It is no secret that I love Stephen King. His books ushered me from my youth into adolescence, starting with my first experience,"The Stand" in 8th grade. With a few exceptions (The Cell? Really Uncle Stevie?) I've read everything he has written. I love the maleness of his prose, I love his bizarre sense of humor, his 100 to 200-page tangents, his ability to scare the shit out of me.
Reading his newest book was a foregone conclusion. I was curious that this novel did not delve into the darkest recesses of the horror genre as expected, but instead addresses time travel. Time travel is good fun.
I expected a little blood. I know King can't resist. I expected side trips, because it is physically impossible for King to stay focused on one subject. He is a little ADHD that way. What I didn't expect was to experience stirrings in my heart, and to emotionally fall for this book as one would helplessly fall for a first love.
Synopsis: Jake Epping is a 35 year-old divorced school teacher who plods through his life, getting most of his pleasure from the students he mentors. Recently, one of his GED students, Harry Dunning, a middle-aged janitor with physical impairments, wrote an essay about how his father killed his mother and siblings with a hammer when he was just a boy. Devastating stuff.
Soon after, one of Jake's buddies Al, who owns the local greasy spoon, confides in him that he is dying of cancer and would like to pass on a legacy...a rabbit hole in his pantry that leads back to 1958. Passing through the portal, even if one stays for years, will result in the passing of only two minutes in the present. Al suggests the possibility of making the biggest possible contribution to humanity by preventing the assassination of JFK. Al has done the legwork, documenting everything there is to know about Lee Harvey Oswald, Jake just needs to see it through. Al offers one word of warning however. The bigger the change you try to make in the past, the more the past bites back. The past is obdurate. It does not want to be changed.
So Jake takes the challenge with trepidation. Before he saves JFK, though, he decides to save Harry Dunning's family as well. Then he meets the love of his life, Sadie. In the back of Jake's mind, he worries about the consequences of his presence in the past, and the butterfly effect that might have a devastating impact on life as we know it.
My thoughts: Well, I'm sorry but that synopsis really doesn't even begin to scratch the surface of this all-consuming book. At over 850 pages and 30 audio discs, there is ample room for King to do his thang, and do it he does.
And sure, the title of the book would indicate that it's all about stalking and stopping Lee Harvey Oswald and presumably making the world a better place. For all of you conspiracy theorists and students of this historical watershed moment, you'll get your fix. King has thrown his back into the research that provides us a peek into the sneering punk that took the 35th President's life. His obsession with all things Communist, his wife-beating tendencies, his failed attempt on the life of a right-wing political leader.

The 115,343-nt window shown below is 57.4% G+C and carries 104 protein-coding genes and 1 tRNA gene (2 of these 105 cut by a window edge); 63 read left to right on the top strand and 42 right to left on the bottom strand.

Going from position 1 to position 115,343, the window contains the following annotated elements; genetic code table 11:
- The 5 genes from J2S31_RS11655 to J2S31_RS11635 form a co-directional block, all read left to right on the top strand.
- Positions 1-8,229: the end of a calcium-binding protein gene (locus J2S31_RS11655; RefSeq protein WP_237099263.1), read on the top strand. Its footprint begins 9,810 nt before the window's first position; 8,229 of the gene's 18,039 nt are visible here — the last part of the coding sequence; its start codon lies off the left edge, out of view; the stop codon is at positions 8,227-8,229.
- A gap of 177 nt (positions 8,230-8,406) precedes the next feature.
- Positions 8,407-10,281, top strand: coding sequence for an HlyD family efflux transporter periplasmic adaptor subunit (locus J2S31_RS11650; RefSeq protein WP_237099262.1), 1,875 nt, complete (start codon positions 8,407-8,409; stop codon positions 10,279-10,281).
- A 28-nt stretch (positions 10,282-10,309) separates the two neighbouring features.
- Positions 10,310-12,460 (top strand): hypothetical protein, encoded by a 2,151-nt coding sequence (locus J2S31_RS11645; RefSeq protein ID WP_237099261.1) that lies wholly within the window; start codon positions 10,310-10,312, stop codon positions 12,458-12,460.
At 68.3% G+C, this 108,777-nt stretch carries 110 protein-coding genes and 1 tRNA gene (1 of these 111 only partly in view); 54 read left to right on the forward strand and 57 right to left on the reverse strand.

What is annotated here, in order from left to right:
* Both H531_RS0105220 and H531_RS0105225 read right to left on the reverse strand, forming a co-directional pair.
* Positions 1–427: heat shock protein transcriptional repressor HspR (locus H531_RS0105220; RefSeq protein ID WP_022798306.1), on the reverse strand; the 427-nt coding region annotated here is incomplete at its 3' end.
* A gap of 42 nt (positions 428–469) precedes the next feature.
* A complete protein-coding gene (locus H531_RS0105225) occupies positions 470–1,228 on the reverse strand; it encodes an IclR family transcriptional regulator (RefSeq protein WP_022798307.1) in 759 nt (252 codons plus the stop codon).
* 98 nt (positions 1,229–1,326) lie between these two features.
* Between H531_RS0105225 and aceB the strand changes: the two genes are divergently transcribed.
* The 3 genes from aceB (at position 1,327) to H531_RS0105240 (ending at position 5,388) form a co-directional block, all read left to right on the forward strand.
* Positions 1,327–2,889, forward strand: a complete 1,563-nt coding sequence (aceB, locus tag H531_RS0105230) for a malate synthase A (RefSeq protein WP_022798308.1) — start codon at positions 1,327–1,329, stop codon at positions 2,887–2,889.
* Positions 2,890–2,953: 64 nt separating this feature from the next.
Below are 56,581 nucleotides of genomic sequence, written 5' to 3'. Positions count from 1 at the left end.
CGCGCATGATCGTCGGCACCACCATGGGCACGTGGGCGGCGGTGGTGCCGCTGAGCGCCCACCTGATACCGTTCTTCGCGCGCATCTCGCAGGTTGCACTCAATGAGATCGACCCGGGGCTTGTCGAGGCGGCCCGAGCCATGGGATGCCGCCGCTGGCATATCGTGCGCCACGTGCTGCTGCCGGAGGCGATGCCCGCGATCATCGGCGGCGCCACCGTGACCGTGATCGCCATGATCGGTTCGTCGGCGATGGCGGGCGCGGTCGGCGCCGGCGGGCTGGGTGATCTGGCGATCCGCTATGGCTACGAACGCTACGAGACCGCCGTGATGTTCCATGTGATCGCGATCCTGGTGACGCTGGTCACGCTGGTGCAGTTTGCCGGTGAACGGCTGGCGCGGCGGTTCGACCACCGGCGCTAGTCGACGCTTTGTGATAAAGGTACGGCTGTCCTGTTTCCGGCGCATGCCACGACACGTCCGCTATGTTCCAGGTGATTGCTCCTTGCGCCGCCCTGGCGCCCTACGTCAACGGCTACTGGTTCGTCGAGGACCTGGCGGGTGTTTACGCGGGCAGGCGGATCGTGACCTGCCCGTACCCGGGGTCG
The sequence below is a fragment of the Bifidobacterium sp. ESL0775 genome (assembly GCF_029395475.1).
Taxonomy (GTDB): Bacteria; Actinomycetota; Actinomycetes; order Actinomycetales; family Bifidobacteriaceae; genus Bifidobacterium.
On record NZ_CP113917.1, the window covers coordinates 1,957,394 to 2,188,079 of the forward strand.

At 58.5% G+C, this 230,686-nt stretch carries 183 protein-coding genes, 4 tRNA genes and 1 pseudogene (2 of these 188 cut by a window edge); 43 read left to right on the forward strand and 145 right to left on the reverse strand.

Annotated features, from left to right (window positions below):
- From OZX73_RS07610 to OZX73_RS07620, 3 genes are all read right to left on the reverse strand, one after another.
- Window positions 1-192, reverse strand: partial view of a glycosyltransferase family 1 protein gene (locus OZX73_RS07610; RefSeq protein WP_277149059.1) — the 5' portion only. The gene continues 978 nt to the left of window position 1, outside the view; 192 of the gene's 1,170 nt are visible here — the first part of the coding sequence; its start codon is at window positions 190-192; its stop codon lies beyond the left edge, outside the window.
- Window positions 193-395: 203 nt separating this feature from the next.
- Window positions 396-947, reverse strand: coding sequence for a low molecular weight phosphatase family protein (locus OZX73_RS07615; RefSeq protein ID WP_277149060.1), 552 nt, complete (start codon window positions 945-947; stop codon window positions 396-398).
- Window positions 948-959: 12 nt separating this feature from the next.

But in my mind, it is about so much more. Why would we ever really want 850 pages of Oswald anyway? Instead, King reaches deep and comes up with all the entertaining, mind-bending time travel paradoxes and consequences. He presents the nostalgia of the late 1950's and early 1960's...the music, the cars, the root beer. He takes it to a personal level, making us fall in love with the people Jake touches throughout his adventure and whose lives are changed. And it is about love.
I'm going to digress for a moment. One of my favorite movies ever is "Somewhere in Time"...it is cheesy sure, but one of the most romantic films I've ever encountered. And there is a moment towards the end that even the hardest heart will give itself up to the idea of destiny, and true love reaching across time and space. *sigh* That is what we get here, at the end of 11/22/63. And it leveled me. In the best way.
King also never fails to provide geek moments where he casually mentions characters from other books, some obvious, some not. It's like running into a childhood classmate at the grocery store. A little treat for his loyal readers.
It is a serious thing to find a book that you would put on your top ten list ever. In the three plus years I've been blogging, I think I may have only added one or two (The Time Traveler's Wife is the only one that comes to mind), the others accumulated over a lifetime of reading. Let the record show that this one is officially being added today. I will never forget it.
A few words about the audio production: I never have any worries when I am preparing to listen to an Uncle Stevie audio. He is a total audio junkie, and I know without a doubt that he would have something to say about who narrates his books. The narrator in this case, Craig Wasson, as expected, was PHENOMENAL. It doesn't appear I have ever heard him before, but as I look over his resume, I found myself nodding at the fact that he narrated James Elroy's "Blood's a Rover", an audio I uploaded ages ago because Uncle Stevie said it was the best narration he'd ever heard. It all makes sense.
5 out of 5 stars